A coworker showed up with amazing chocolate cupcakes. This makes me self-conscious because I’m planning to get up early tomorrow to make chocolate cupcakes for my boyfriend’s birthday party (but they’re not traditional cake cupcakes, they’re going to be my ridiculous dark chocolate pumpkin bread in cupcake form). Coworker’s cupcakes have beautiful, perfect, home made frosting in a delightful pink shade balanced with chocolate chips. My frosting execution tends to look like something about to creep, and leap, that one should generally beware of. Anyways, here’s some marketing stuff, an article on how cool volcanoes are, a great podcast on the search for exoplanets and extraterrestrial life, and a return to the dream of the space elevator, which it seems is really going happen, eventually, in the future.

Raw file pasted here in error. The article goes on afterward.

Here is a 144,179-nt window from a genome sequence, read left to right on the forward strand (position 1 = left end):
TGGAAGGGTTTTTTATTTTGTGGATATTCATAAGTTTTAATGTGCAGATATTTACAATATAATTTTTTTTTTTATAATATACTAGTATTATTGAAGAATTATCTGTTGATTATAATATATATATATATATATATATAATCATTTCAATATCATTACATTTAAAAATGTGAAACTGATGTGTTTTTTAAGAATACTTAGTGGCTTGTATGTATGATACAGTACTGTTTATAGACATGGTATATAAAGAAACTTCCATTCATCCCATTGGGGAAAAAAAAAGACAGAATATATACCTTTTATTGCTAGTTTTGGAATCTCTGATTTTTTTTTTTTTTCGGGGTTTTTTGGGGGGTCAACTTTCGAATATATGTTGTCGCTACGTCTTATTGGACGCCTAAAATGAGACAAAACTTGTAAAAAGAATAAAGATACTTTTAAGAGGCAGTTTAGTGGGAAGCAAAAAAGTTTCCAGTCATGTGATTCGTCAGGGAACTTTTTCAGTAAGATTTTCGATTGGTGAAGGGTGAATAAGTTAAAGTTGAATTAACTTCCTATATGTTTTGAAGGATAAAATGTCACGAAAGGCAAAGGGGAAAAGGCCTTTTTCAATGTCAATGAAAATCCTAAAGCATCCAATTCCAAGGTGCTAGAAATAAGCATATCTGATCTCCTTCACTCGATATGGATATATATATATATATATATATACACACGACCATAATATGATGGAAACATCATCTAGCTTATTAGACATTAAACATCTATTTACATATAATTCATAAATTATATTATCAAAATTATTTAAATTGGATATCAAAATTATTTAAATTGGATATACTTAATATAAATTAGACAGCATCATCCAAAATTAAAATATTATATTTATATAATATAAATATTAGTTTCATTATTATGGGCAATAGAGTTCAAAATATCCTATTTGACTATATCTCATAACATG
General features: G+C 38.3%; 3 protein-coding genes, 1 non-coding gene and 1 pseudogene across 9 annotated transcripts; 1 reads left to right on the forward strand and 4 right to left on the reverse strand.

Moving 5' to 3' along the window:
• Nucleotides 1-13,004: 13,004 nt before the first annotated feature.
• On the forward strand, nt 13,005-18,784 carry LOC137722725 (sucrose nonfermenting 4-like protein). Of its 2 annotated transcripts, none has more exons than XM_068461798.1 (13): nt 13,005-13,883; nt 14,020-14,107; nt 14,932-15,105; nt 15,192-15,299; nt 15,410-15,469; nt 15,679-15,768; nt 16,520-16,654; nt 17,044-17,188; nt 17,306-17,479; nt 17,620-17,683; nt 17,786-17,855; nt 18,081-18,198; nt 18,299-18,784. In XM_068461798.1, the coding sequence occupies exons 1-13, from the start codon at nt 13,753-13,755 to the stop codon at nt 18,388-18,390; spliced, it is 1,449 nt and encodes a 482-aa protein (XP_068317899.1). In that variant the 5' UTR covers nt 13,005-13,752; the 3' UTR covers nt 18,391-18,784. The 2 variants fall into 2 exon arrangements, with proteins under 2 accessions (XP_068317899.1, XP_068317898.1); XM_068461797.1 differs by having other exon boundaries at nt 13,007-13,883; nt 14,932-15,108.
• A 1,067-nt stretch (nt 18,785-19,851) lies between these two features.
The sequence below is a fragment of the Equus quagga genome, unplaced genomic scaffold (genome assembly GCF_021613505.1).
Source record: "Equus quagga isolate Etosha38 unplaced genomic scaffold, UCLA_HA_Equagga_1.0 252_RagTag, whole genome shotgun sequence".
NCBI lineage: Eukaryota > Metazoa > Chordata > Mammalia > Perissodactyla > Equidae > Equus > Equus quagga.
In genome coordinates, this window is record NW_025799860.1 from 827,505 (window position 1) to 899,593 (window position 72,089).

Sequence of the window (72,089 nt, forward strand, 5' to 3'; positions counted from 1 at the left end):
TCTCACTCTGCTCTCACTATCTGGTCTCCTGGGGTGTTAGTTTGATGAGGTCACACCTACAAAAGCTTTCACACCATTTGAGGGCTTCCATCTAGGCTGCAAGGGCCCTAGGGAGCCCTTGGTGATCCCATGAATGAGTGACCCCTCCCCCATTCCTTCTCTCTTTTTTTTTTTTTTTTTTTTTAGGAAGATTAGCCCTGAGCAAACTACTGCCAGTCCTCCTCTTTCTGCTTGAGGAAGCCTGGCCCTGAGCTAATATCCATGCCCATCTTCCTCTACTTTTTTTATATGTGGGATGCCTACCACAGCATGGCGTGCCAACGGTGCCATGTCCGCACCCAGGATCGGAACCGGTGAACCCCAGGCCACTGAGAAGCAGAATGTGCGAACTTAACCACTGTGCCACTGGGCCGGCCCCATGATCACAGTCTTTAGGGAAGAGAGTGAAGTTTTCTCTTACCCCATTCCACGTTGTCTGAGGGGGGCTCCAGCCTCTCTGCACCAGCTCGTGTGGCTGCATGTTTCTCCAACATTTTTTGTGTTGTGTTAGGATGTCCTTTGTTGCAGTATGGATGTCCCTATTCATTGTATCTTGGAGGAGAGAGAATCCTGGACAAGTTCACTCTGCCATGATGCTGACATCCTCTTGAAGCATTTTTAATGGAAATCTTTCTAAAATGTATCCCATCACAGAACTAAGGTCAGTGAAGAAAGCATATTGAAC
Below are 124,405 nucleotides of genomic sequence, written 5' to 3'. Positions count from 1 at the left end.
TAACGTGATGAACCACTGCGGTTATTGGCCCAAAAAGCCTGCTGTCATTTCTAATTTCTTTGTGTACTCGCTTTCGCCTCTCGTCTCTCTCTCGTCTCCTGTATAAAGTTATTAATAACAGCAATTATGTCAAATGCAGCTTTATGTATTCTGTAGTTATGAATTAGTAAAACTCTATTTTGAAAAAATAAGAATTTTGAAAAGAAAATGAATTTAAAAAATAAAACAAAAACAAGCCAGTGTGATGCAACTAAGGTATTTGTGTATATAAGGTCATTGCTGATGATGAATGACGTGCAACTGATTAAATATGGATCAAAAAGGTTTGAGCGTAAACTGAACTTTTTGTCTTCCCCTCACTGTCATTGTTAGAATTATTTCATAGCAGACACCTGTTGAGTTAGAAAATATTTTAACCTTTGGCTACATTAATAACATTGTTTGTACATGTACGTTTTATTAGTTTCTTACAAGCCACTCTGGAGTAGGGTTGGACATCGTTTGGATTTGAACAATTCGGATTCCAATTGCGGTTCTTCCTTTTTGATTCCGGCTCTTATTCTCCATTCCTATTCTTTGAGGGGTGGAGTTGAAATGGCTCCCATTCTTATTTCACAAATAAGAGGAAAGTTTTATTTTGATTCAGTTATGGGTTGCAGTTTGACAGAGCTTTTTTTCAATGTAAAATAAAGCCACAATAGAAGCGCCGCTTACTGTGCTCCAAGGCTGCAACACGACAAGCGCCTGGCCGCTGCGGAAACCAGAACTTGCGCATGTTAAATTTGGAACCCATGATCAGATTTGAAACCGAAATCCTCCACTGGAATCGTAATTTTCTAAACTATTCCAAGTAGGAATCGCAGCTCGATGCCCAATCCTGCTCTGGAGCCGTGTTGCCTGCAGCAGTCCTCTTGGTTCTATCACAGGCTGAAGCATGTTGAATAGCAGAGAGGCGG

Business Insider: Your Facebook News Feed Is Changing Starting Today
Not particularly interesting.
Pando.com: Jonah Peretti: “Both Time and BuzzFeed grew by creating irresistible lists”
Apparently Buzzfeed’s founder hopes that Buzzfeed will be the Time Magazine of the digital era. It isn’t a totally crazy idea.
Scientific American: Found in Space, Part 1
Scientific American: Found in Space, Part 2
“Journalist Lee Billings Talks about his book Five Billion Years of Solitude: The Search For Life Among the Stars. ”
I love this podcast. I may have to pick up Lee Billings’ book.
Video: Drones Over Dolphin Stampede and Whales off Dana Point and Maui
Beautiful video of a huge school of dolphins, and a baby whale cuddling with its mom.